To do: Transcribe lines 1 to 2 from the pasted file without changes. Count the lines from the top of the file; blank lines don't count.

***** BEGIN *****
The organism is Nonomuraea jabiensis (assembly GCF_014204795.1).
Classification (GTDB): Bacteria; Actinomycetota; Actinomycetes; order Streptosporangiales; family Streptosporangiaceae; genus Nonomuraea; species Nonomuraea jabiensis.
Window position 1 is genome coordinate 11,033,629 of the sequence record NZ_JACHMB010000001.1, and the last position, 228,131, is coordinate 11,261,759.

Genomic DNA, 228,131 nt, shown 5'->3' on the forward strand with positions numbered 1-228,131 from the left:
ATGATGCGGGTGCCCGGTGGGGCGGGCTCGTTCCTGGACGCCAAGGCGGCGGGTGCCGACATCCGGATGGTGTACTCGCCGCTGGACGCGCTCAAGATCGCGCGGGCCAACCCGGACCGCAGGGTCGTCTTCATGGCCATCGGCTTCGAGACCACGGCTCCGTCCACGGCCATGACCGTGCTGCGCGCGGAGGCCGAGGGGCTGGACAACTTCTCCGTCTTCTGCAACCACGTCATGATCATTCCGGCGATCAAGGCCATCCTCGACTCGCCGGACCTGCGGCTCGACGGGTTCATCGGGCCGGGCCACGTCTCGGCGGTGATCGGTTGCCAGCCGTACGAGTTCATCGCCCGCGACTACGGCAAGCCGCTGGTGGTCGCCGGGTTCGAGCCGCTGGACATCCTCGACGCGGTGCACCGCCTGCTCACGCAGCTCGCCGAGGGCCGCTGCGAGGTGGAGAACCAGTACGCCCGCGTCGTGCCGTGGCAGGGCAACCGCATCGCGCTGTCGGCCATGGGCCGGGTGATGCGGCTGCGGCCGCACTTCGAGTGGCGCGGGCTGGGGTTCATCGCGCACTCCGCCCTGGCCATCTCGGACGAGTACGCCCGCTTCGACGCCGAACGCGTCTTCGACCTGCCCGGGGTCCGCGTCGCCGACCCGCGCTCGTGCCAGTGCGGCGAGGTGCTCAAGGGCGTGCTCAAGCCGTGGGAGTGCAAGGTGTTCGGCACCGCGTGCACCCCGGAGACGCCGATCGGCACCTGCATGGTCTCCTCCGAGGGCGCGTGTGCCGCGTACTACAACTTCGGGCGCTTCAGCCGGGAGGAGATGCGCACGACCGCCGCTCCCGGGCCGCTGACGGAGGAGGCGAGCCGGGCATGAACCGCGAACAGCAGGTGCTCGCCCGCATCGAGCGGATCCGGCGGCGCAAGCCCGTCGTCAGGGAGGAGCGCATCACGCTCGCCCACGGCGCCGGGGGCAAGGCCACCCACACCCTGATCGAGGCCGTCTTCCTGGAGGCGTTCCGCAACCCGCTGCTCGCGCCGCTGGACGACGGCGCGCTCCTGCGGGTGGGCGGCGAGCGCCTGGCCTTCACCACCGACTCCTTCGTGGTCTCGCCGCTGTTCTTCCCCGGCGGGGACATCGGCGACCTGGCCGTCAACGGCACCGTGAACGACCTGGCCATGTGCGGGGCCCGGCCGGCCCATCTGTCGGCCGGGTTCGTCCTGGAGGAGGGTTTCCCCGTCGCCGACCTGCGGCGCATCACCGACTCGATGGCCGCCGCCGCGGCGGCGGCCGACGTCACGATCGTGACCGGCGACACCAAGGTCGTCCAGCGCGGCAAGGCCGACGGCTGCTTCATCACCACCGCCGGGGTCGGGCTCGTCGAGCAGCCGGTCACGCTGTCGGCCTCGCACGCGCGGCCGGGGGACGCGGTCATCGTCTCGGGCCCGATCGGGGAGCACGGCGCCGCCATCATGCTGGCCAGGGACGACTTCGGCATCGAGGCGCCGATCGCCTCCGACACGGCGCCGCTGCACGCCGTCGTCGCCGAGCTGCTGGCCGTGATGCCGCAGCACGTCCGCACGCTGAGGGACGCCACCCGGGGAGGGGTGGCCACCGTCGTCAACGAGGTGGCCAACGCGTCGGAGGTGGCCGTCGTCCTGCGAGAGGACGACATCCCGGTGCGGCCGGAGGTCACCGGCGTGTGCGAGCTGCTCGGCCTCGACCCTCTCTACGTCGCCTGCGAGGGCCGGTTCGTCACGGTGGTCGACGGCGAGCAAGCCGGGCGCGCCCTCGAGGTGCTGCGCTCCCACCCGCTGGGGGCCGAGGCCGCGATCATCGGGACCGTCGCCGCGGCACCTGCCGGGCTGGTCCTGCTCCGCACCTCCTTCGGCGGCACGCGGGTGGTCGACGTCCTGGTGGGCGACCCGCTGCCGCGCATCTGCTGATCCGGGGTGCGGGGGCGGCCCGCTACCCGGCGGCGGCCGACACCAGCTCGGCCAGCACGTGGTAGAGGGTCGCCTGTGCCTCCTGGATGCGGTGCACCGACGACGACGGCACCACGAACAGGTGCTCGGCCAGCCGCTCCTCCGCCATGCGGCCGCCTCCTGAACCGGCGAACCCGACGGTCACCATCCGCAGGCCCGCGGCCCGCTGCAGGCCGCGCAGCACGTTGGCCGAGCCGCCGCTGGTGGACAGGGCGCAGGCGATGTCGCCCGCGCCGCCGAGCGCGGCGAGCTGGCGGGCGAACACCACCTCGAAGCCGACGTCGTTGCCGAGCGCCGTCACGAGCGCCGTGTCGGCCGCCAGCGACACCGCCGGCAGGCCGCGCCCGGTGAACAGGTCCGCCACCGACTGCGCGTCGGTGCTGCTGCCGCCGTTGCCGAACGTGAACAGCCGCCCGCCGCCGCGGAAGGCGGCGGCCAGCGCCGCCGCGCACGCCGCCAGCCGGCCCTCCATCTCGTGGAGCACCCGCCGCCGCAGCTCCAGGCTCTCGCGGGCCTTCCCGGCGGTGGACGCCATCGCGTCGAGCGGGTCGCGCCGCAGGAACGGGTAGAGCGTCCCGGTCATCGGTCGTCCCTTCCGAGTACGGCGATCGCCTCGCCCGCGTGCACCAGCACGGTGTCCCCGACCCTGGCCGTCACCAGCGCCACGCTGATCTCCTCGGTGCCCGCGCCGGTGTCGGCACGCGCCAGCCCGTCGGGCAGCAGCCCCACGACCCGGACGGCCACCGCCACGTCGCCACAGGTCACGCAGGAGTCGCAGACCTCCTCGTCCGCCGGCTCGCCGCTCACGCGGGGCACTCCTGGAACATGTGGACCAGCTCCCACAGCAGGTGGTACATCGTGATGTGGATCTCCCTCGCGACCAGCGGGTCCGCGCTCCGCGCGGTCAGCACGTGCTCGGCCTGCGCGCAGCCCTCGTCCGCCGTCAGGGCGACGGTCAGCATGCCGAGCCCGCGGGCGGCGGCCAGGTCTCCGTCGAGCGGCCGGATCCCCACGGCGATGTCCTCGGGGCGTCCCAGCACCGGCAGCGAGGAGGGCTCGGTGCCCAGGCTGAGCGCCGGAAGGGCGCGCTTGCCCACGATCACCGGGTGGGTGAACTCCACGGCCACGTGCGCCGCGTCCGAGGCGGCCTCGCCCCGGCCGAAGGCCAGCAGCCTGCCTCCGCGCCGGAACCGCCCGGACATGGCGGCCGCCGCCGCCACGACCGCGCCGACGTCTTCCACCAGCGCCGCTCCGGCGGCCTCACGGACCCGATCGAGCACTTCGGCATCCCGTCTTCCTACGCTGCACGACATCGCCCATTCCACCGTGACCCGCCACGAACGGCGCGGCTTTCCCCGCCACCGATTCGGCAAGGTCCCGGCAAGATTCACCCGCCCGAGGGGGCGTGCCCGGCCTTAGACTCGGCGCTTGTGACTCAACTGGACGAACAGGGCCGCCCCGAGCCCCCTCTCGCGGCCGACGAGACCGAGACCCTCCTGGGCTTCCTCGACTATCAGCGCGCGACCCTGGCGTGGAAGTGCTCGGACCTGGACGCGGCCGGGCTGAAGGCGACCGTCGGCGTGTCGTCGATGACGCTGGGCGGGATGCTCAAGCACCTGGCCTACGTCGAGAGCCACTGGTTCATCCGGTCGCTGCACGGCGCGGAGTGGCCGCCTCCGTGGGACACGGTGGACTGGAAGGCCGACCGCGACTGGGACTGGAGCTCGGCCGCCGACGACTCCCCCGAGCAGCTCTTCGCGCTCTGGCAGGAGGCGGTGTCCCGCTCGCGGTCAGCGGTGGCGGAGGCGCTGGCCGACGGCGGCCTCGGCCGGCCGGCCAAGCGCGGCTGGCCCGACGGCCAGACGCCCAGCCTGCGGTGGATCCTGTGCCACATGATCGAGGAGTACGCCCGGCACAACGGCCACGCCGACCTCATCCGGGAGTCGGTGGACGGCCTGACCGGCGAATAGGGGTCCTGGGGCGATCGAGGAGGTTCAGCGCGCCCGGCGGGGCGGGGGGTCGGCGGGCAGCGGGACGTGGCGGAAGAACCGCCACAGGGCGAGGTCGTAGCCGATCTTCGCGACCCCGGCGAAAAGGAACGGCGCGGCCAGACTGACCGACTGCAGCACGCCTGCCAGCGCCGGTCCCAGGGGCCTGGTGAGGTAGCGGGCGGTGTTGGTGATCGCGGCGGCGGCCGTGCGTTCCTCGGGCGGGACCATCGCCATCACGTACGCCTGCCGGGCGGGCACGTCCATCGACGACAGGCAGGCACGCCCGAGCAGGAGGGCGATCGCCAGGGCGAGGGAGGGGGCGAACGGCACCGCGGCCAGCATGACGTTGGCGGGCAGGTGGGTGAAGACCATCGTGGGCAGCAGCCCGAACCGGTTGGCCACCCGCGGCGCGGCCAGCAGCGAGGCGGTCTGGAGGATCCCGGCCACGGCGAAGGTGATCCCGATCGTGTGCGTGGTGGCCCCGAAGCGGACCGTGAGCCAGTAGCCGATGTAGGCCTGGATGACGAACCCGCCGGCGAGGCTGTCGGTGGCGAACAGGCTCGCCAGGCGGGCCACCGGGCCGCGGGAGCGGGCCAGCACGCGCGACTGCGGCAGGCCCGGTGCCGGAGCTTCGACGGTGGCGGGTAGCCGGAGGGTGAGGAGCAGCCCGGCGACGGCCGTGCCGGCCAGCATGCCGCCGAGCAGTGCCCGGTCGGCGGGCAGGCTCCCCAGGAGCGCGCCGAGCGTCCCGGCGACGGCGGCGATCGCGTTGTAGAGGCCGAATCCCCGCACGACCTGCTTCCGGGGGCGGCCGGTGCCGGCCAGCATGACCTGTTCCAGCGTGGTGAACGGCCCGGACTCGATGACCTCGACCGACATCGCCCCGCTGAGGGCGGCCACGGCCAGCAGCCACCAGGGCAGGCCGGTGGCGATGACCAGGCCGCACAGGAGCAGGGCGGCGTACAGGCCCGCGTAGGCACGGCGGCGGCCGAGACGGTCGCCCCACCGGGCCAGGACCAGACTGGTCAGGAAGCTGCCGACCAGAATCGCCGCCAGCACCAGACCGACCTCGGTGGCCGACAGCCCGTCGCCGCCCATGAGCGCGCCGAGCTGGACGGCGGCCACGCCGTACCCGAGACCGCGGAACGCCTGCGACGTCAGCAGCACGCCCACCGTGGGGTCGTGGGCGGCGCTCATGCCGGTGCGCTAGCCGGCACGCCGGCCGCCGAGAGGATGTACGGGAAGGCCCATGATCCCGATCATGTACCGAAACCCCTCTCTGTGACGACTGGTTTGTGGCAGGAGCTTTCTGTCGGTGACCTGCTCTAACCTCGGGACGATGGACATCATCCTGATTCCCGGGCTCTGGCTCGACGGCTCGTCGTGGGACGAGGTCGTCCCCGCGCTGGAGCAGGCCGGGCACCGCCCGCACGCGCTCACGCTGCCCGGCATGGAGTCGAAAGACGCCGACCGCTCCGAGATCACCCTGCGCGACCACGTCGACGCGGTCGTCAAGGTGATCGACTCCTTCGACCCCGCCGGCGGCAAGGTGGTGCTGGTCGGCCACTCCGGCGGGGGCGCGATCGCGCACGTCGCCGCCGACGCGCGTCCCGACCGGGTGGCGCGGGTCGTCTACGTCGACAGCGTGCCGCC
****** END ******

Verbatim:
The organism is Nonomuraea jabiensis (assembly GCF_014204795.1).
Classification (GTDB): Bacteria; Actinomycetota; Actinomycetes; order Streptosporangiales; family Streptosporangiaceae; genus Nonomuraea; species Nonomuraea jabiensis.